Last week, I wrote about the characteristics of a new business model we are calling the Integrated Network CUSO. The next generation of CUSOs will not be constructed as hubs but as fully integrated networks in which credit unions provide services to other credit unions through the network and are paid for it. The networks will also provide income and member acquisition opportunities for its member credit unions.
I also stated that the skills necessary to successfully build a network model are not intuitive. Below are 12 principles on which I believe a new kind of network CUSO would operate:
- Collaboration is consensual. A network earns the loyalty of the participants by providing value. Barriers to move in and out of a network are low or non-existent. Termination clauses are short and do not mandate fees or penalties. Credit union members use core services to be in the network and may elect optional services.
- The owners are exclusively credit unions and all owners must be network participants. The co-interest of owners and users insure the focus on the quality of the network's performance.
- The network is governed by CEOs of the credit union participants. The CUSO Board is elected by the credit union owners and composed of credit union CEOs who have the strategic vision and decision-making authority to keep the interests of the CUSO aligned with its credit union members.
- Services are brought quickly to the market. A network organizes initiatives and deals with the due diligence and contract reviews on behalf of participating credit unions to create the efficiencies that fully leverage the network benefits.
- Performance standards are met and measured. The credit unions and network have mutually acceptable and measurable standards to judge the network’s performance.
- The network is accountable. If a network is not performing, it is in the interest of the owner/users to correct the problem. If a problem is not corrected, a credit union may readily withdraw from the service or the network.
- Fee structures encourage and reward usage. Tiered pricing and rebates are used. Transactional pricing is the norm.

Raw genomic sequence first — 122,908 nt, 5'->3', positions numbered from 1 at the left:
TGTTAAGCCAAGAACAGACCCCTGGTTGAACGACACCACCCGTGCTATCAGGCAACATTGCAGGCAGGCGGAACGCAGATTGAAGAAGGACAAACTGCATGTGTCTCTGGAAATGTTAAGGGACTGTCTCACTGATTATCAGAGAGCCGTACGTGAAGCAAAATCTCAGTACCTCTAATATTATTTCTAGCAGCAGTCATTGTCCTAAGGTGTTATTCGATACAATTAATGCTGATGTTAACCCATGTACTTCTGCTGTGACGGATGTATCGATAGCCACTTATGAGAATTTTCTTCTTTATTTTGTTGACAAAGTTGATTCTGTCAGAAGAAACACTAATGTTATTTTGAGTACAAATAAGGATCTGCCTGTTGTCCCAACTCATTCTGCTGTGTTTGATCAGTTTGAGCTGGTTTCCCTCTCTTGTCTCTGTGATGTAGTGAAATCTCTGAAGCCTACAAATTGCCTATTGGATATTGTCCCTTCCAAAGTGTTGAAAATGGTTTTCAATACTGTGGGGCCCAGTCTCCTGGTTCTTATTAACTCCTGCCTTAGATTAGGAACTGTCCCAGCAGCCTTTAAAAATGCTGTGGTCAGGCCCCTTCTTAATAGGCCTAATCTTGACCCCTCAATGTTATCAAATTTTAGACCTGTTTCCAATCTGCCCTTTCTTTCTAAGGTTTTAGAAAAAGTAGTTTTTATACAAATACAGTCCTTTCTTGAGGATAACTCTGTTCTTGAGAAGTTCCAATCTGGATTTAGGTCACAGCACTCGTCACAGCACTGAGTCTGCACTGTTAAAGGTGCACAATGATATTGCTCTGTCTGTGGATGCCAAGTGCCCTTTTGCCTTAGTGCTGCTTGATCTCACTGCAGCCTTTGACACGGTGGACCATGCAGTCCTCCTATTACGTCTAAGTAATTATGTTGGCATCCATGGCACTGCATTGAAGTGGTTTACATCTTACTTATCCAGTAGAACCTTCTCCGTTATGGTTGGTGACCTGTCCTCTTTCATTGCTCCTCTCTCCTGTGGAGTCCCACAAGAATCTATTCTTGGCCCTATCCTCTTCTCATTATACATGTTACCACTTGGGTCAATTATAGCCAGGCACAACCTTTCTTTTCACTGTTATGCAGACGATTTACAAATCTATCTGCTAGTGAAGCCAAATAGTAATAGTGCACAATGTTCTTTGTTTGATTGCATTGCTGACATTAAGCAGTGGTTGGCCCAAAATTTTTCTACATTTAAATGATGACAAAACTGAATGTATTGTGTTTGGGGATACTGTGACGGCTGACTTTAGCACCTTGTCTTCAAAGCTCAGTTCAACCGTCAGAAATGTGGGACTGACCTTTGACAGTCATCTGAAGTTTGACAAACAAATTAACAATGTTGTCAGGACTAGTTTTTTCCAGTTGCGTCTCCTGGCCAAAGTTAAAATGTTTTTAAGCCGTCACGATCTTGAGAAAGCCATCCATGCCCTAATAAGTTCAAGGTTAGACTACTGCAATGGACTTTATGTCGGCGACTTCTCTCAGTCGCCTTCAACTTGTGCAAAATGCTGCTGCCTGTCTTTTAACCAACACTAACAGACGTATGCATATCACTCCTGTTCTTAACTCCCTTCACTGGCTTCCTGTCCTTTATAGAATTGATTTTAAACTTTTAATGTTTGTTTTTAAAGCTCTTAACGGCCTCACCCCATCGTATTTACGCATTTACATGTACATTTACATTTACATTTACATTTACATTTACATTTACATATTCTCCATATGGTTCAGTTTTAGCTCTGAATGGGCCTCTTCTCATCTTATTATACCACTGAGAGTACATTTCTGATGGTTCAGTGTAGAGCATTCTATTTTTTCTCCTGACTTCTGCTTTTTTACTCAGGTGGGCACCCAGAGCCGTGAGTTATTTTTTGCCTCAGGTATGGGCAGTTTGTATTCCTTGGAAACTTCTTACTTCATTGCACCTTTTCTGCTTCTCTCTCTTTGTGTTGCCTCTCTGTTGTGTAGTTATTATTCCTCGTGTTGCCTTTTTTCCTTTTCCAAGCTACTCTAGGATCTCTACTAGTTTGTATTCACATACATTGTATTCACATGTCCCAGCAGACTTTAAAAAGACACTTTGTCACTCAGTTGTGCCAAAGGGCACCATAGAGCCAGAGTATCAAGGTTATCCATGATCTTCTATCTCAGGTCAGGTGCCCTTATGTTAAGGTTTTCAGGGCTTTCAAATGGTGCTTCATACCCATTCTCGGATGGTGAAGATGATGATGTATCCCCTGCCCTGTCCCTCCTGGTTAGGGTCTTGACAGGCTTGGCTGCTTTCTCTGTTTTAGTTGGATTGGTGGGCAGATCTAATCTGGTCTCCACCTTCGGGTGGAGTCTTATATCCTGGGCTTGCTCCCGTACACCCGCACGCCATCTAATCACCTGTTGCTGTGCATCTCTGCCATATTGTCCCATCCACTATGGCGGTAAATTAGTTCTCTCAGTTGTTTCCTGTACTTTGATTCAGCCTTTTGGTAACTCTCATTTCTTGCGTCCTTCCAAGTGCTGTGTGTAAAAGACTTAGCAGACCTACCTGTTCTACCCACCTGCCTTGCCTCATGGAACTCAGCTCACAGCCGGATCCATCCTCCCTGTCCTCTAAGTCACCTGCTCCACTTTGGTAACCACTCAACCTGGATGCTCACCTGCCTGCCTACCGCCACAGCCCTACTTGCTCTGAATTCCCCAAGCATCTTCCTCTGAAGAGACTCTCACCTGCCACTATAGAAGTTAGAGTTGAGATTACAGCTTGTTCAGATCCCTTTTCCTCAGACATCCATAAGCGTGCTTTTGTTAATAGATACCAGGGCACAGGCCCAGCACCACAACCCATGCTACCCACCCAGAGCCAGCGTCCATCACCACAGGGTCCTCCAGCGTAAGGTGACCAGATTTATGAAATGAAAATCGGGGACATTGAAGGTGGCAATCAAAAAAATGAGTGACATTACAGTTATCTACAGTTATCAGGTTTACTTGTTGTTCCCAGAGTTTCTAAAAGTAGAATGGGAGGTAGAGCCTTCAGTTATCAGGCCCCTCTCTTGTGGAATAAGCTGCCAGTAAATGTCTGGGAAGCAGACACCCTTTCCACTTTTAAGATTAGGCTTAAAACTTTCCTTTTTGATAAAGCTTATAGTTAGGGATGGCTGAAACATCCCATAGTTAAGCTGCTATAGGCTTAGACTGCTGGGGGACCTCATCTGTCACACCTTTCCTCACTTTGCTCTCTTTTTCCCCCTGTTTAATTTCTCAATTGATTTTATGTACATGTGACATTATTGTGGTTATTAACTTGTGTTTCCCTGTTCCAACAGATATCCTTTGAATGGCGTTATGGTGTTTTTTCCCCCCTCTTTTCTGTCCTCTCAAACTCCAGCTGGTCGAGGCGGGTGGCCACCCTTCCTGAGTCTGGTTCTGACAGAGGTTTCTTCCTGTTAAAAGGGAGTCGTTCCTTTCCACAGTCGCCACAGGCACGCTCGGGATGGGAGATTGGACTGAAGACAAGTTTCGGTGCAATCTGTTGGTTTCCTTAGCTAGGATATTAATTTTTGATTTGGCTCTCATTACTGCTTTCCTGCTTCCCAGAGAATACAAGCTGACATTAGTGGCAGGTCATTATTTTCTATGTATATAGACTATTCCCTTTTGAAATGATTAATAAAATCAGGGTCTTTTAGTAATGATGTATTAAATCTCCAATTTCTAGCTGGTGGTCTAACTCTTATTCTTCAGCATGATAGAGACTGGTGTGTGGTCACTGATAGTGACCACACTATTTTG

- Personal member information is protected from unauthorized disclosure. Employees from other credit unions who are working for an employee-sharing CUSO network are provided member information as needed to perform the task requested but a network's technology and practices prevent unauthorized disclosures.
- Except for personal member information, everything is transparent and shared. The power of sharing best practices and policies raises the performance level for all participants. The transparency of the business relationships creates trust and credibility.
- Credit unions control the personal member interaction. A network interacts with credit union members only as agreed by the credit unions.
- Network capital investment is not driven by returns. Because all investment returns come from fees charged to the owner/users, there is little incentive to drive up revenue at the expense of the owner/users. While some returns may be built into the model, it should not be a driving force of the network.
- A network rewards performance. Employees providing excellent services are sought out. A network and its managers are rewarded for delivering outstanding service to members. Performance-based rewards encourages personal entrepreneurship to deliver innovative and effective solutions.
In order to jump-start the development of these skills in the credit union industry, the National Association of Credit Union Service Organizations (NACUSO) is partnering with Pepperdine University to provide a Collaboration Professional Certification. The Certification will require completion of a year of web-based classes and a collaboration project. The first class began in October 2009; we are now enrolling the April 2010 class.
Collaboration is a powerful tool that can leverage credit union capabilities through networks. But it takes vision, leadership, and effort. Now is the time to set up 3.0 CUSOs.